Elected starters

CJohnny BenchCincinnati Reds
1BSteve GarveyLos Angeles Dodgers
2BJoe MorganCincinnati Reds
3BPete RoseCincinnati Reds
SSDave ConcepciónCincinnati Reds
OFGeorge FosterCincinnati Reds
OFDave KingmanNew York Mets
OFGreg LuzinskiPhiladelphia Phillies


RHKen ForschHouston Astros
LHWoodie FrymanMontréal Exposdid not pitch
LHRandy JonesSan Diego Padresstarting pitcher
LHJon MatlackNew York Metsdid not pitch
RHAndy MessersmithAtlanta Bravesinjured
RHJohn MontefuscoSan Francisco Giants
RHRick RhodenLos Angeles Dodgers
RHDick RuthvenAtlanta Bravesdid not pitch
RHTom SeaverNew York Mets

Reserve position players

CBob BoonePhiladelphia Phillies
CSteve SwisherChicago Cubsdid not play
1BTony PérezCincinnati Reds
2BDave CashPhiladelphia Phillies
3BRon CeyLos Angeles Dodgers
3BMike SchmidtPhiladelphia Phillies
SSLarry BowaPhiladelphia Phillies
SSBill RussellLos Angeles Dodgers
OFCésar CedeñoHouston Astros
OFKen GriffeyCincinnati Reds
OFBake McBrideSt. Louis Cardinalsdid not play
OFAl OliverPittsburgh Pirates

Coaching staff

ManagerSparky AndersonCincinnati Reds
CoachJohn McNamaraSan Diego Padres
CoachDanny OzarkPhiladelphia Phillies

Starting lineups

While the starters were elected by the fans, the batting orders and starting pitchers were selected by the managers.[2][5]

American LeagueNational League
1Ron LeFloreDetroit TigersLF1Pete RoseCincinnati Reds3B
2Rod CarewMinnesota Twins1B2Steve GarveyLos Angeles Dodgers1B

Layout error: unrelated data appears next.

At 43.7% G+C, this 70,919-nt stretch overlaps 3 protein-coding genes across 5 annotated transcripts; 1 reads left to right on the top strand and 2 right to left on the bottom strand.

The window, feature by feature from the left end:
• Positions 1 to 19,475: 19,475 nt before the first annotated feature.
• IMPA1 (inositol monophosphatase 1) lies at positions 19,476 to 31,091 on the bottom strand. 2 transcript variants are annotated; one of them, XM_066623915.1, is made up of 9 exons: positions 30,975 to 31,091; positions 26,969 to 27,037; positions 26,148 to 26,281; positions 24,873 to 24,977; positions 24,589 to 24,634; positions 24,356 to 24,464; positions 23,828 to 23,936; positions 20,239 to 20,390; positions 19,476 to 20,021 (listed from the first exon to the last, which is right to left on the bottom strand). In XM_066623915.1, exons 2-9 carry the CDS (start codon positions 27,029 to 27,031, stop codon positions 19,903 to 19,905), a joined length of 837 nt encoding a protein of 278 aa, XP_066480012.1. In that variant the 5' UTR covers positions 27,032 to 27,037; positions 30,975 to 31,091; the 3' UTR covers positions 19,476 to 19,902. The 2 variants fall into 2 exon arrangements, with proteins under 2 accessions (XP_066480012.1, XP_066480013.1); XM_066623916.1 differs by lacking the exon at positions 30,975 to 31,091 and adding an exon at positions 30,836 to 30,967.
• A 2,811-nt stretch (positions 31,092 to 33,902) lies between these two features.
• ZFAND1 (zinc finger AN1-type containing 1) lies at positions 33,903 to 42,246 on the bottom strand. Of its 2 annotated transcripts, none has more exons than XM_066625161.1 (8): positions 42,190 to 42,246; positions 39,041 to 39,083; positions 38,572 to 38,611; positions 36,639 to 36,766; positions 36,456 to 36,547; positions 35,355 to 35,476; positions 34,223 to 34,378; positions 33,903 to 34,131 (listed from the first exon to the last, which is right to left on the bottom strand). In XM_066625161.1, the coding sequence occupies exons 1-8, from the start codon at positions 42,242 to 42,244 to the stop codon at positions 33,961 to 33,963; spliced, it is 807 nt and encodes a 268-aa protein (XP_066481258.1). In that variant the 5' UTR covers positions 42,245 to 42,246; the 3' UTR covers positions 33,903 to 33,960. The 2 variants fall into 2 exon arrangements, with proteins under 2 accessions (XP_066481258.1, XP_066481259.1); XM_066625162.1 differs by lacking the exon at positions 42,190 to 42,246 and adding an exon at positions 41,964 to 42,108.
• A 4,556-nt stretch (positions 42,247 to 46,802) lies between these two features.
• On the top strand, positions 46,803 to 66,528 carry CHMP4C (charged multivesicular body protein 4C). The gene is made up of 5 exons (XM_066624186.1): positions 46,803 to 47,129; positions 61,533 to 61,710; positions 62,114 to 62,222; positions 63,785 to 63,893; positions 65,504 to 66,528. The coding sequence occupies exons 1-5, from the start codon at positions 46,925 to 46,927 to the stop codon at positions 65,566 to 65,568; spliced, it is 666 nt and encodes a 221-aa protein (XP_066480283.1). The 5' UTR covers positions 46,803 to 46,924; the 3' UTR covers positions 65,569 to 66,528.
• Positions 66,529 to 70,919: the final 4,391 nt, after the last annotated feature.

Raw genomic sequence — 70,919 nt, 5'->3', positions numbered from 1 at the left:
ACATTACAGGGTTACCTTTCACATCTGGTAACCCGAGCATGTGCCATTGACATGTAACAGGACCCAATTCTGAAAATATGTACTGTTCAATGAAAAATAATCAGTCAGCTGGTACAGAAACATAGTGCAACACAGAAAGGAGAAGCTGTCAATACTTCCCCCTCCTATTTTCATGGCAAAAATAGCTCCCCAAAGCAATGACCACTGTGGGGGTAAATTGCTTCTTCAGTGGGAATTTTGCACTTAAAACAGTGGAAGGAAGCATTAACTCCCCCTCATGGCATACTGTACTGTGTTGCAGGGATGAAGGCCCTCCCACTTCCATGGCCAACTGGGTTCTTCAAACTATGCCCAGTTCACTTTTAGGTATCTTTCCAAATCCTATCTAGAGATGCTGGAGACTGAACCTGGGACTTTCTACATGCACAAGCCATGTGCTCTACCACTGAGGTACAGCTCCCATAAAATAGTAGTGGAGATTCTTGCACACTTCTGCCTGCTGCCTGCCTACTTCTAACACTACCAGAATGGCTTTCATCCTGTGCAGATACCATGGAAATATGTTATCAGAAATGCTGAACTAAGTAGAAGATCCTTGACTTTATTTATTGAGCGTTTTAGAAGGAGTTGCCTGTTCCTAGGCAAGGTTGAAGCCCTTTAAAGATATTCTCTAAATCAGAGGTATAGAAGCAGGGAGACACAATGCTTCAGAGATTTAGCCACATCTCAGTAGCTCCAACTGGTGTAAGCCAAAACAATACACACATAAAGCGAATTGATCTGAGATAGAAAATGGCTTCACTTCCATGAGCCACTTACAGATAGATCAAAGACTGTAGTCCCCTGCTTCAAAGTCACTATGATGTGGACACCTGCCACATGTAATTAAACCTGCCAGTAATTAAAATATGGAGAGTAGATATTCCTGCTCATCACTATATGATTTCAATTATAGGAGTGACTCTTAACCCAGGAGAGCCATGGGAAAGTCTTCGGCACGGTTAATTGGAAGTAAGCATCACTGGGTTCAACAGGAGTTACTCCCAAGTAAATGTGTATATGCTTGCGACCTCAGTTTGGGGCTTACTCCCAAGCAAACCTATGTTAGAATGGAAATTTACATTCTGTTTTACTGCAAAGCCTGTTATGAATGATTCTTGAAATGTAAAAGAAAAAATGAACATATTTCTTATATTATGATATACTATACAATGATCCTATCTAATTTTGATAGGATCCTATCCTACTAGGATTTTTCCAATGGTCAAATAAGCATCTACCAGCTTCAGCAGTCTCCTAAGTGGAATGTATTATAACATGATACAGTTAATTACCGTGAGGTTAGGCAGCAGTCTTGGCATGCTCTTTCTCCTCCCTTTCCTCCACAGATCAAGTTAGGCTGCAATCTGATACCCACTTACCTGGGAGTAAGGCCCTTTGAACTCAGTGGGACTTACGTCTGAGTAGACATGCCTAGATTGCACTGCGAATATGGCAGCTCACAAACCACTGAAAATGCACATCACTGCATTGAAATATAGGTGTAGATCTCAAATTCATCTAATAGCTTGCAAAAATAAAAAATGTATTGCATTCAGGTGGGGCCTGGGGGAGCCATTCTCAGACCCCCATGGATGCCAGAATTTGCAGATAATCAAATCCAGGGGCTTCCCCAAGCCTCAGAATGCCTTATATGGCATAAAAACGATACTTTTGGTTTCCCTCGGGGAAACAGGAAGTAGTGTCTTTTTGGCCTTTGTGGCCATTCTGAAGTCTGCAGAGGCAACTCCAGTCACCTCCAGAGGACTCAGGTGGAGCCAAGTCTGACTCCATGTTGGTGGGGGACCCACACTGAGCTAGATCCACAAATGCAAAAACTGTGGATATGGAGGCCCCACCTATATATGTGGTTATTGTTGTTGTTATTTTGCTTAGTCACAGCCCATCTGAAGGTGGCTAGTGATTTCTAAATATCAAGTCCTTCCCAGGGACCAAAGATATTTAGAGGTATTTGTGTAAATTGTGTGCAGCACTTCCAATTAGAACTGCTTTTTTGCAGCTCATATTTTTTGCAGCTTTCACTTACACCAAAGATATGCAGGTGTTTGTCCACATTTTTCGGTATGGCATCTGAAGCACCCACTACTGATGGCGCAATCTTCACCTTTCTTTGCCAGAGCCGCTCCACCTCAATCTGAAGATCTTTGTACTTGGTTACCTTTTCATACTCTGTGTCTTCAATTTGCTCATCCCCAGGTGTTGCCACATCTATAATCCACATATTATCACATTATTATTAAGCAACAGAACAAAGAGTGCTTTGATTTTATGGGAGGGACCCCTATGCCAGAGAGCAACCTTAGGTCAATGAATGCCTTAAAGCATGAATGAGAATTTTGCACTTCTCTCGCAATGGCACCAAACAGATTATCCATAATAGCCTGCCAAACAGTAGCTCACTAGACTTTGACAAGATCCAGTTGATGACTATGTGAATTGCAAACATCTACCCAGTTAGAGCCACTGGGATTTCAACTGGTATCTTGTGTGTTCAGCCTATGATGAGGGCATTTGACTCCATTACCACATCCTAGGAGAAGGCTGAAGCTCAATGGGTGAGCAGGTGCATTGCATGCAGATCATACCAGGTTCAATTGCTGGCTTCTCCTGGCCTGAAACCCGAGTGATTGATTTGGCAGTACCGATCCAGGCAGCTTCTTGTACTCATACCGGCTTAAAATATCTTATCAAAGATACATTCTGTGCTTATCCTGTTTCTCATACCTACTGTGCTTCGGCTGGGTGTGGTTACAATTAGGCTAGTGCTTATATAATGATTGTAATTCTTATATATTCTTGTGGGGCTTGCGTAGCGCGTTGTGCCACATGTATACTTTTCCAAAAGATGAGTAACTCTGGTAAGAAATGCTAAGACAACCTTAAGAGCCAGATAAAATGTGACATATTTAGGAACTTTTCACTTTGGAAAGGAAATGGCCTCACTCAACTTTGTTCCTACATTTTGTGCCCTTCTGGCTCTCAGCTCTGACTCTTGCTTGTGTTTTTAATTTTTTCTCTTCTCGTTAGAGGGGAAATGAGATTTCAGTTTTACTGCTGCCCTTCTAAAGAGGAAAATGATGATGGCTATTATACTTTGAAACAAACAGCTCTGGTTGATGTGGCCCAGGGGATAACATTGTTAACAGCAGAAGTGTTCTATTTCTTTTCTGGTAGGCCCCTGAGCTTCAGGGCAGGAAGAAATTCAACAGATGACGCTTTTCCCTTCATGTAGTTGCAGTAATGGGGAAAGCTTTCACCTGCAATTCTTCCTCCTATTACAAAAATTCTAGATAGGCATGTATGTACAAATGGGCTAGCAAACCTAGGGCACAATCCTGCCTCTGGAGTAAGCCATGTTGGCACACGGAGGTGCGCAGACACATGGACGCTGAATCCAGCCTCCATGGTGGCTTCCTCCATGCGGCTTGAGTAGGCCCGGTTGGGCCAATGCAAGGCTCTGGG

3George BrettKansas City Royals3B3Joe MorganCincinnati Reds2B
4Thurman MunsonNew York YankeesC4George FosterCincinnati RedsCF
5Fred LynnBoston Red SoxCF5Greg LuzinskiPhiladelphia PhilliesLF
6Toby HarrahTexas RangersSS6Johnny BenchCincinnati RedsC
7Rusty StaubDetroit TigersRF7Dave KingmanNew York MetsRF
8Bobby GrichBaltimore Orioles2B8Dave ConcepciónCincinnati RedsSS
9Mark FidrychDetroit TigersP9Randy JonesSan Diego PadresP


Home PlateHarry Wendelstedt (NL)
First BaseJerry Neudecker (AL)
Second BaseAndy Olsen (NL)
Third BaseDon Denkinger (AL)
Left FieldSatch Davidson (NL)
Right FieldJim Evans (AL)

Scoring summary

Following the pattern of many of the previous All-Star Games, the NL scored first and early, putting up two runs in the bottom of the first inning. Pete Rose led off with a single, and scored when the next batter, Steve Garvey, tripled. After Joe Morgan flew out, George Foster grounded out, allowing Garvey to score from third base.[6][7]

The National League added two more runs in the bottom of the third inning, with Catfish Hunter pitching in relief. With one out, Joe Morgan singled. George Foster then hit a home run, scoring Morgan to bring the NL lead to 4–0.[6][7]

The lone AL run came in the top of the third inning, with Tom Seaver pitching for the NL in relief of Randy Jones. With two outs, Fred Lynn hit a home run to reduce the NL lead to 4–1.[6][7]